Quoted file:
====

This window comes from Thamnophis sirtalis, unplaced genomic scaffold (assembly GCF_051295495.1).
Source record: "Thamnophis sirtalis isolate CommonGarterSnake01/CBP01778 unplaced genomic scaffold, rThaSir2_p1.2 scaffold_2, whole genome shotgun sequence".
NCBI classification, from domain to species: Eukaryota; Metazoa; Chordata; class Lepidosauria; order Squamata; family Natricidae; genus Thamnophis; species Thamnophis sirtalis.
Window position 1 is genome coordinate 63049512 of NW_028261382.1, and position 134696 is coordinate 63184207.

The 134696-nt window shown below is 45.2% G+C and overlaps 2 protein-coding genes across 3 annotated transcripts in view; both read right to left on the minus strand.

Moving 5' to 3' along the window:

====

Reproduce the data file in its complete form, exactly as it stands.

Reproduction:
This window comes from Thamnophis sirtalis, unplaced genomic scaffold (assembly GCF_051295495.1).
Source record: "Thamnophis sirtalis isolate CommonGarterSnake01/CBP01778 unplaced genomic scaffold, rThaSir2_p1.2 scaffold_2, whole genome shotgun sequence".
NCBI classification, from domain to species: Eukaryota; Metazoa; Chordata; class Lepidosauria; order Squamata; family Natricidae; genus Thamnophis; species Thamnophis sirtalis.
Window position 1 is genome coordinate 63049512 of NW_028261382.1, and position 134696 is coordinate 63184207.

The 134696-nt window shown below is 45.2% G+C and overlaps 2 protein-coding genes across 3 annotated transcripts in view; both read right to left on the minus strand.

Moving 5' to 3' along the window: